With a new school year in full swing, parents of preschool-aged children may be asking themselves whether or attending preschool makes much a difference for young developing minds.
After all, the costs can sometimes be high. Also, the children going into these programs are usually so young, it’s not hard to see why some parents might feel their kid could gain the same benefits from day care or staying at home.
So, can attending preschool really make a difference in a child’s development?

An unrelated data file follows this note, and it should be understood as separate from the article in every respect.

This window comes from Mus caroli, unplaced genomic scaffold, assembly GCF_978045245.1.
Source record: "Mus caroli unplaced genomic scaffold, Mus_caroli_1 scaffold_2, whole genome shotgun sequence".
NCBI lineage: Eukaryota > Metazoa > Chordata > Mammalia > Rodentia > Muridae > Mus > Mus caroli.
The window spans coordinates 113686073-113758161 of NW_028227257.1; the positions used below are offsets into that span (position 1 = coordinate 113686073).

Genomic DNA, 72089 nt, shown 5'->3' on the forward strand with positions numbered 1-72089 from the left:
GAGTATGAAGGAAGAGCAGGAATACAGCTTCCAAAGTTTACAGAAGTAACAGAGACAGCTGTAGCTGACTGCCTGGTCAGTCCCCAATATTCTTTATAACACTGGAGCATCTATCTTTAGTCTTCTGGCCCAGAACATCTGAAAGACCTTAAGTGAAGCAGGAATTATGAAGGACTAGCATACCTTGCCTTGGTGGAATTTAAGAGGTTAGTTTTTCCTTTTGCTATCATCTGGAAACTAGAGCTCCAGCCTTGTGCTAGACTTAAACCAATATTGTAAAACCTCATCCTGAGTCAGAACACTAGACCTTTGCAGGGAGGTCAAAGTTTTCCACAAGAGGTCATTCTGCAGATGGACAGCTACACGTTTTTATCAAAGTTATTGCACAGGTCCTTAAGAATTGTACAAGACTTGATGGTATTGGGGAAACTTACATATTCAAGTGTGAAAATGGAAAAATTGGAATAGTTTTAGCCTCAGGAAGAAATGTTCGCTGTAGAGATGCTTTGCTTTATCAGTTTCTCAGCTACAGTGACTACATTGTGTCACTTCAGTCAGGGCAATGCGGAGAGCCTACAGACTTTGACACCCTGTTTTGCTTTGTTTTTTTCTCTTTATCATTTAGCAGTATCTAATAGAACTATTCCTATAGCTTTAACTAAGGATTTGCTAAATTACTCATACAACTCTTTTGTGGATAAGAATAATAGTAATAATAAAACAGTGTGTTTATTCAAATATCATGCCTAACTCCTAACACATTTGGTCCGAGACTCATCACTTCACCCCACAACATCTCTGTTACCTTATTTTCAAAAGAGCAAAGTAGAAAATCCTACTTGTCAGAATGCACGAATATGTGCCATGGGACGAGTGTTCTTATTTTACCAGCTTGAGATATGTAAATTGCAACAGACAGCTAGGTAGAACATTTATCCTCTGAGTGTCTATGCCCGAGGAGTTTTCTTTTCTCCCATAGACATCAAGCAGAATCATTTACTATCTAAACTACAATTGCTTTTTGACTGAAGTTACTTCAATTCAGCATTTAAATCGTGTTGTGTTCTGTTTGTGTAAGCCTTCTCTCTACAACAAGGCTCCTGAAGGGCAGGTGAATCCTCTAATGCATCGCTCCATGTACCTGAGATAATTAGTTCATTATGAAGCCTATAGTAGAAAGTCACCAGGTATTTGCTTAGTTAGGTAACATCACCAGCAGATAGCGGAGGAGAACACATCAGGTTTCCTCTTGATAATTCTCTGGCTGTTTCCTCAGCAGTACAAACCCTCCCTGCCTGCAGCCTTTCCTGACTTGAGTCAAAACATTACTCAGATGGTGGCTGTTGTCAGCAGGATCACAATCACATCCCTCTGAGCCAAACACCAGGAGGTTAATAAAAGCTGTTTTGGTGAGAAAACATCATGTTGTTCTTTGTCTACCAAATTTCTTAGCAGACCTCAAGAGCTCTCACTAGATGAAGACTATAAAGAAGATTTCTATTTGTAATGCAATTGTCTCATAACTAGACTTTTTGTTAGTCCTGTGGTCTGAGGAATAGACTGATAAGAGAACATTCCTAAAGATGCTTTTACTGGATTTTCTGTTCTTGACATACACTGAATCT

The answer, according to a new study released in the journal of Child Development, is yes — if the program is a quality one.
The Chicago School Readiness Project (CSRP) is a longitudinal study spanning 10 years and tracking 466 low-income, racially and ethnically diverse 3- and 4-year-olds from preschool to the start of high school.
About half the participants attended Head Start programs where teachers received professional development and coaching focused on positive discipline strategies and providing help in managing their own stress in the classroom. The other half attended traditional Head Start programs.
The participants in those classrooms where teachers received additional training were still showing gains by as much as a quarter of a letter grade by the start high school.